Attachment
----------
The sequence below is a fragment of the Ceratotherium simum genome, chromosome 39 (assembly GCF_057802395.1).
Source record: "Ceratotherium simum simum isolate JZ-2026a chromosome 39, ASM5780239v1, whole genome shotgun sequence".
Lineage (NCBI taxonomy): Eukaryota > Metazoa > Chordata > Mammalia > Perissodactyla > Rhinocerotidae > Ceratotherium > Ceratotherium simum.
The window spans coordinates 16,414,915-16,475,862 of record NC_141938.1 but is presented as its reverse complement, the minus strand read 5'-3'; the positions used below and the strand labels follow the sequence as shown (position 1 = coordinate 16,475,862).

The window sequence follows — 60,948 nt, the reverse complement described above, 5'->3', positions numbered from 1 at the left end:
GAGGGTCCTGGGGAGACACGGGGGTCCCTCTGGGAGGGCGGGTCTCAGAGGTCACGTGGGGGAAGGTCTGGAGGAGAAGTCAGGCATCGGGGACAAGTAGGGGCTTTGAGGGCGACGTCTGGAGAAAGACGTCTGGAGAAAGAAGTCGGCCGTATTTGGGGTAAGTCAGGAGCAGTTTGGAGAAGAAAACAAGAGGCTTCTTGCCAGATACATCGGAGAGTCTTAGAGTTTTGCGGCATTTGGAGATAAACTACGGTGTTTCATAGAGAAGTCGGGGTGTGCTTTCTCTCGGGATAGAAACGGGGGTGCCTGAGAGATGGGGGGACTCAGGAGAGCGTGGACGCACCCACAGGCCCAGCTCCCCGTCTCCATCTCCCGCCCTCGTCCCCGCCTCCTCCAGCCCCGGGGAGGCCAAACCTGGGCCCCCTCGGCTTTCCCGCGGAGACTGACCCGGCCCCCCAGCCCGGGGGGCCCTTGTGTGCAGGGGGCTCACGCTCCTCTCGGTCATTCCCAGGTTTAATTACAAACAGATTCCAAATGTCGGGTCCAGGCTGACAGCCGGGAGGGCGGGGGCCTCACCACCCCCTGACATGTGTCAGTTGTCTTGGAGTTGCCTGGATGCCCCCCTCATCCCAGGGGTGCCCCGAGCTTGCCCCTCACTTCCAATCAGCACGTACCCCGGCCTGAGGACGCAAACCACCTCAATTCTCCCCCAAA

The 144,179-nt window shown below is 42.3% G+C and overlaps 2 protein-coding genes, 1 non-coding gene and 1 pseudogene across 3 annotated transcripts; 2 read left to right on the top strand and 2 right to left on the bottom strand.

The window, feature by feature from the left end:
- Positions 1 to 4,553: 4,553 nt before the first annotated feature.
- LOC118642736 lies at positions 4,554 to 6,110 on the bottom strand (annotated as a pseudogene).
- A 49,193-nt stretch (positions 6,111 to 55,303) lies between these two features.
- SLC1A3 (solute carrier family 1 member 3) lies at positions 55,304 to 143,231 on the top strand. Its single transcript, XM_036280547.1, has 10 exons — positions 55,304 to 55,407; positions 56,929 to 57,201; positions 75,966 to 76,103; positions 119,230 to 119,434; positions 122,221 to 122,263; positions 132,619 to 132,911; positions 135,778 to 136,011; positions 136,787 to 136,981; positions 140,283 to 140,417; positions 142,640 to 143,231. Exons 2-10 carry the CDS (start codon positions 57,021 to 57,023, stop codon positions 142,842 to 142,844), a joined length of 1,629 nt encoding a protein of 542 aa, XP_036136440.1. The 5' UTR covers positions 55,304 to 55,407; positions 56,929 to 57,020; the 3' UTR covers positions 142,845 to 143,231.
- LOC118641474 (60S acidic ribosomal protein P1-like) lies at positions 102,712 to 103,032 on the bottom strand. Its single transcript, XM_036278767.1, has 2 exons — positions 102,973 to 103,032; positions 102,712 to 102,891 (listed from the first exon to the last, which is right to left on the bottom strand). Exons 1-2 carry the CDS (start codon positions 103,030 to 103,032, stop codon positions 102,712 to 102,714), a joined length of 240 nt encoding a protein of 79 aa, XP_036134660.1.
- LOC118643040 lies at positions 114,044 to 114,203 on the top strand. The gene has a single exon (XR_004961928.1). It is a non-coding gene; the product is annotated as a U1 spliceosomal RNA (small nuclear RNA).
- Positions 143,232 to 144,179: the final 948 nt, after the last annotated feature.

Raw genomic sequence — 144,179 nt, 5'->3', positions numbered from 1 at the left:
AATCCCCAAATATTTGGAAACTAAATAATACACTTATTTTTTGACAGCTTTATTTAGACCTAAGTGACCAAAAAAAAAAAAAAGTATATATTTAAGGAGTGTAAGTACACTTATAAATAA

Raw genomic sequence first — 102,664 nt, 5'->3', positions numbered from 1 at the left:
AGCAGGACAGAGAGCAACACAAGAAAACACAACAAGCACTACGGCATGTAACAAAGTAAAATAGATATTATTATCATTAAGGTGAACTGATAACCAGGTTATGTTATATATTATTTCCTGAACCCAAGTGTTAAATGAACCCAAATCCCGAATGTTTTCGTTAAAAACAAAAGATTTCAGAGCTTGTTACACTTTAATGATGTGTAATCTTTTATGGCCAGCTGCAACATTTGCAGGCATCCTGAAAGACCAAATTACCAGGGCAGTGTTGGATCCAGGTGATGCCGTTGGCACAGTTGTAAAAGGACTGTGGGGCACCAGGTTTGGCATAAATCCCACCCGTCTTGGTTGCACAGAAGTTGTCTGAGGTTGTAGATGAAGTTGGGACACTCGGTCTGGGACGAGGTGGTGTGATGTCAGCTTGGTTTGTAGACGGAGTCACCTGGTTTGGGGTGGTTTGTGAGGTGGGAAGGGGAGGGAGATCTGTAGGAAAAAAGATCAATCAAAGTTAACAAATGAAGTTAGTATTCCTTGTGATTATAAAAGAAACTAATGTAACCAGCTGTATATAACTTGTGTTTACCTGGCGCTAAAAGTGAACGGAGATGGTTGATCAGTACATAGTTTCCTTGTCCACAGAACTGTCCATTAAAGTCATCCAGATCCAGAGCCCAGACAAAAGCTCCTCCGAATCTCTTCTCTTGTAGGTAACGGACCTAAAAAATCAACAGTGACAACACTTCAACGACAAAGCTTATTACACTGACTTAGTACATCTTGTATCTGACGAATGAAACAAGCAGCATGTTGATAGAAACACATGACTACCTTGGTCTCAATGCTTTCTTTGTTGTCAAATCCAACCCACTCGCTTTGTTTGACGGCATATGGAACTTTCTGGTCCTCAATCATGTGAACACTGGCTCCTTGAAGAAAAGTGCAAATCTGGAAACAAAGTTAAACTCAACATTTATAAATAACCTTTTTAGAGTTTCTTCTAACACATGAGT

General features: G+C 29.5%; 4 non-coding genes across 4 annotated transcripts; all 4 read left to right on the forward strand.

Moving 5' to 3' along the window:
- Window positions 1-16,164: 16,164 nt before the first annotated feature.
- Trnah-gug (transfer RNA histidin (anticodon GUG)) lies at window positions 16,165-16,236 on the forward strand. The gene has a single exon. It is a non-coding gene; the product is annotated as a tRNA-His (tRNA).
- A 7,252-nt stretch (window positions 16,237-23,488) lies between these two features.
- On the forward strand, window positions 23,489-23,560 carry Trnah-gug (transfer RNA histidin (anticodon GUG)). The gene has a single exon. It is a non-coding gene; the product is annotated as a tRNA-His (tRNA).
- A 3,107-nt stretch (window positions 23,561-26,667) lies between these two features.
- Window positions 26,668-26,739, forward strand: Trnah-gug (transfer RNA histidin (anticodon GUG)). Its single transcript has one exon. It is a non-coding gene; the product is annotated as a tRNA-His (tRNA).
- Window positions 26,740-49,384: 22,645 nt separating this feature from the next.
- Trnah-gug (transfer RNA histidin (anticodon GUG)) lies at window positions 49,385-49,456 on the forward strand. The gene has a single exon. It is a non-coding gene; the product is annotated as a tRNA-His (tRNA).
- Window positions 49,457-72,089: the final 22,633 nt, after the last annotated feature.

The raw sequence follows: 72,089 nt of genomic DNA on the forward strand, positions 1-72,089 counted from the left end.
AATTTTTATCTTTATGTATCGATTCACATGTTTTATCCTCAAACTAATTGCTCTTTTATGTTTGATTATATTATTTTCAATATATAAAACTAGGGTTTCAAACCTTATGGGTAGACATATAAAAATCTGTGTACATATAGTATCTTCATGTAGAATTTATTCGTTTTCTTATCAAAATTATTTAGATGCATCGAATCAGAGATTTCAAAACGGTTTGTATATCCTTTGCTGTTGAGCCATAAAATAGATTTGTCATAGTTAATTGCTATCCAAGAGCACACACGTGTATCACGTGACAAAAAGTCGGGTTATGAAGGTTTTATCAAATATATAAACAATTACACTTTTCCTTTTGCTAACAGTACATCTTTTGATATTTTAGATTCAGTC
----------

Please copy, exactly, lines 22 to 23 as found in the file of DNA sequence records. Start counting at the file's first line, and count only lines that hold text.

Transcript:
- Window positions 1-16,164: 16,164 nt before the first annotated feature.
- Trnah-gug (transfer RNA histidin (anticodon GUG)) lies at window positions 16,165-16,236 on the forward strand. The gene has a single exon. It is a non-coding gene; the product is annotated as a tRNA-His (tRNA).